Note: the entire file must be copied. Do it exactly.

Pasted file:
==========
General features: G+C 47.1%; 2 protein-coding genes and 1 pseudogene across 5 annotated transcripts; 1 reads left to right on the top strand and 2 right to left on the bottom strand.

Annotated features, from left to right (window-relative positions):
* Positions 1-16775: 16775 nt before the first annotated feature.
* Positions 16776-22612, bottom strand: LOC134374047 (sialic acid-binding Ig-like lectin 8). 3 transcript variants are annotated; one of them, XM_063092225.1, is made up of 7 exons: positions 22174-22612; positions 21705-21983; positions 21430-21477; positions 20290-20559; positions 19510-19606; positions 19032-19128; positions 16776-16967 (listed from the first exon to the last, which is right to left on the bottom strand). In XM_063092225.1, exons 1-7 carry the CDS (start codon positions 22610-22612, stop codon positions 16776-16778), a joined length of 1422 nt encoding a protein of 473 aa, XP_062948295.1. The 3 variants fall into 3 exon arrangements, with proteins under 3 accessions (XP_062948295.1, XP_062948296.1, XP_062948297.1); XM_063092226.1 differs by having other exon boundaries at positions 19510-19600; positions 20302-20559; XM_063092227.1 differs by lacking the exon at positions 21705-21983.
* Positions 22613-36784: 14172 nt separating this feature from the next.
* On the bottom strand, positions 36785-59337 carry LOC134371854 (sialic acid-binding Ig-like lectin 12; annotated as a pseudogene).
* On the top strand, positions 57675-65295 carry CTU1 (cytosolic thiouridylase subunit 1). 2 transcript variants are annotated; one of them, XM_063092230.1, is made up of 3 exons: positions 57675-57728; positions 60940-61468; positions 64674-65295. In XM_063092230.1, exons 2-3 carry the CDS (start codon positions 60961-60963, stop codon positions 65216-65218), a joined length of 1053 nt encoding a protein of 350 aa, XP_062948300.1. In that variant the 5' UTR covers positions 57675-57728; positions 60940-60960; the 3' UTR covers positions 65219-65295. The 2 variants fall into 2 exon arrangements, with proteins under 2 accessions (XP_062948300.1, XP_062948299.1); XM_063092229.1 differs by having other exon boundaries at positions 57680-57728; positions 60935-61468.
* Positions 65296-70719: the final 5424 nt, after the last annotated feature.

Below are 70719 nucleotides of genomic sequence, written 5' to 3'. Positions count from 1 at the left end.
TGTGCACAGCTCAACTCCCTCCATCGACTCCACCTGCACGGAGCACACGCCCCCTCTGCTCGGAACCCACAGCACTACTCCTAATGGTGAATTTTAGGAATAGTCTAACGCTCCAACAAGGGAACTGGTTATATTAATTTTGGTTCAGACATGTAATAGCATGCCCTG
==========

General features: G+C 47.1%; 2 protein-coding genes and 1 pseudogene across 5 annotated transcripts; 1 reads left to right on the top strand and 2 right to left on the bottom strand.

Annotated features, from left to right (window-relative positions):
* Positions 1-16775: 16775 nt before the first annotated feature.
* Positions 16776-22612, bottom strand: LOC134374047 (sialic acid-binding Ig-like lectin 8). 3 transcript variants are annotated; one of them, XM_063092225.1, is made up of 7 exons: positions 22174-22612; positions 21705-21983; positions 21430-21477; positions 20290-20559; positions 19510-19606; positions 19032-19128; positions 16776-16967 (listed from the first exon to the last, which is right to left on the bottom strand). In XM_063092225.1, exons 1-7 carry the CDS (start codon positions 22610-22612, stop codon positions 16776-16778), a joined length of 1422 nt encoding a protein of 473 aa, XP_062948295.1. The 3 variants fall into 3 exon arrangements, with proteins under 3 accessions (XP_062948295.1, XP_062948296.1, XP_062948297.1); XM_063092226.1 differs by having other exon boundaries at positions 19510-19600; positions 20302-20559; XM_063092227.1 differs by lacking the exon at positions 21705-21983.
* Positions 22613-36784: 14172 nt separating this feature from the next.
* On the bottom strand, positions 36785-59337 carry LOC134371854 (sialic acid-binding Ig-like lectin 12; annotated as a pseudogene).
* On the top strand, positions 57675-65295 carry CTU1 (cytosolic thiouridylase subunit 1). 2 transcript variants are annotated; one of them, XM_063092230.1, is made up of 3 exons: positions 57675-57728; positions 60940-61468; positions 64674-65295. In XM_063092230.1, exons 2-3 carry the CDS (start codon positions 60961-60963, stop codon positions 65216-65218), a joined length of 1053 nt encoding a protein of 350 aa, XP_062948300.1. In that variant the 5' UTR covers positions 57675-57728; positions 60940-60960; the 3' UTR covers positions 65219-65295. The 2 variants fall into 2 exon arrangements, with proteins under 2 accessions (XP_062948300.1, XP_062948299.1); XM_063092229.1 differs by having other exon boundaries at positions 57680-57728; positions 60935-61468.
* Positions 65296-70719: the final 5424 nt, after the last annotated feature.

Below are 70719 nucleotides of genomic sequence, written 5' to 3'. Positions count from 1 at the left end.
TGTGCACAGCTCAACTCCCTCCATCGACTCCACCTGCACGGAGCACACGCCCCCTCTGCTCGGAACCCACAGCACTACTCCTAATGGTGAATTTTAGGAATAGTCTAACGCTCCAACAAGGGAACTGGTTATATTAATTTTGGTTCAGACATGTAATAGCATGCCCTG